Notably, the epithelial cell marker E-cadherin was downregulated in Mist1 overexpressed cervical cancer cells; however, the mesenchymal marker N-cadherin and Twist was upregulated (Figure 4). Previous studies demonstrated that Mist1 plays an important role in Wnt/β-catenin signaling pathway in carcinogenesis, metastasis and EMT, among which β-catenin is the core molecule of canonical Wntβ-catenin pathway, which regulates activities of many downstream signals. In our study, we explored the expression of Wntβ-catenin signaling pathway in Mist1 expressed cervical cancer tissues and found that β-catenin was upregulated in Mist1 overexpressed cancer tissues (Figure 4). Then, we checked downstream signals of β-catenin and found TCF-4, c-Myc and cyclin D1 were also increased in Mist1 over expressed cancer tissues (Figure 4).

Figure 4 The relationship between Mist1 and EMT markers and Wnt signaling pathway in patients with cervical cancer. (A) The protein expression of Mist1, E-cadherin, N-cadherin, Snail, Vimentin and Twist was measured by the Western blot analysis. (B) Quantification of Mist1, E-cadherin, N-cadherin, Snail, Vimentin and Twist protein expression in patients with cervical cancer. (C) The protein expression of β-catenin, cyclin D1, c-Myc and TCF4 was measured by the Western blot analysis. (D) Quantification of β-catenin, cyclin D1, c-Myc and TCF4 protein expression in patients with cervical cancer. *P <0.05, **P<0.01.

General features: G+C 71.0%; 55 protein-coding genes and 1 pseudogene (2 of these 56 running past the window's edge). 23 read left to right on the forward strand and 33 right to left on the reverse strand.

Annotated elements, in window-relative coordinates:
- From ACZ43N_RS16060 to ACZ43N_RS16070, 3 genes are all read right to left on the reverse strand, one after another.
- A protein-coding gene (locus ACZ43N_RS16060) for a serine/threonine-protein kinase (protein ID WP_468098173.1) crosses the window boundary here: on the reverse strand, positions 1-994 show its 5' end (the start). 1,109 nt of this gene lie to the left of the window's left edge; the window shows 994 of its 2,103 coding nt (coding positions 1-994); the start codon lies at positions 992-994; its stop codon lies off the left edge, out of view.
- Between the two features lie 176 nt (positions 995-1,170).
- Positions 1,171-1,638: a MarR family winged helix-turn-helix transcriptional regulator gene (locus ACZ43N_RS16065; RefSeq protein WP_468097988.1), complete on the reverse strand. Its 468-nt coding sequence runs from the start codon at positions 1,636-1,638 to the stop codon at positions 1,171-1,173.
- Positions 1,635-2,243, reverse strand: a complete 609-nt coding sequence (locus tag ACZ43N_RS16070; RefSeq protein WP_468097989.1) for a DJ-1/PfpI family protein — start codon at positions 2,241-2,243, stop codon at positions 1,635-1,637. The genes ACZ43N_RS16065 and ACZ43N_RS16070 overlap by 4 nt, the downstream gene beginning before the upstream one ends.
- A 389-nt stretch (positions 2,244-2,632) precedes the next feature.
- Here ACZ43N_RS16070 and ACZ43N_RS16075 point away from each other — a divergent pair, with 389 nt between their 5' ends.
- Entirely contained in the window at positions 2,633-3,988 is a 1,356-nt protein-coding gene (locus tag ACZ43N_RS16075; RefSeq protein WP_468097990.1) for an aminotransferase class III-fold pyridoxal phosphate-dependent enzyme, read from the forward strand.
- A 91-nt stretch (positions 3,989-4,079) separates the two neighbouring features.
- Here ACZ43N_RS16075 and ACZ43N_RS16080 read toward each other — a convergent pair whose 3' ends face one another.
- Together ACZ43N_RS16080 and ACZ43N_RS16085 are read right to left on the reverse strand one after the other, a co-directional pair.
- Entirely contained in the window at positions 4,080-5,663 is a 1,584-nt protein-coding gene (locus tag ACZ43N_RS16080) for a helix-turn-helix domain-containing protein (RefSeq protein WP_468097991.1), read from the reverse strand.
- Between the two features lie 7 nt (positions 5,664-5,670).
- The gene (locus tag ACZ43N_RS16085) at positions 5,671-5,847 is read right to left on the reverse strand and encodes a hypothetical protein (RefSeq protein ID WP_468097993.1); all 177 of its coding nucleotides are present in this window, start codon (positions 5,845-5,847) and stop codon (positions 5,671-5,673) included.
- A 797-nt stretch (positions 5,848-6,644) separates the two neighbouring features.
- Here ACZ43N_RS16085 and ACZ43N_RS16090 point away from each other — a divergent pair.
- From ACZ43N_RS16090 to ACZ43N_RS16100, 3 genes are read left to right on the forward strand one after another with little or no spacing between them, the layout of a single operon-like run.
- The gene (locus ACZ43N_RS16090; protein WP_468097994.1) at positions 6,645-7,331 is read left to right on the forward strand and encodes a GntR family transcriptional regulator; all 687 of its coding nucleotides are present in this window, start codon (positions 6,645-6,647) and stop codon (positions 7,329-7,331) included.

Abbreviation: n.s., no significant difference.

Discussion

The occurrence of cervical cancer is a relatively long process. It takes about 5–10 years to evolve from cervical intraepithelial neoplasia to early invasive cancer, which involves the changes of multiple genes. It is very important to choose appropriate cervical cancer screening methods if these genes can be identified in time and targeted treatment of cervical precancerous lesions can block the progression of cervical epithelial carcinoma and prevent further carcinogenesis.13 At present, the screening methods of cervical cancer include thin prep cytologic test, HPV-DNA detection, and cervical biopsy.14,15 In spite of the HPV screening and predictive method, the sensitivity and specificity of others are still low.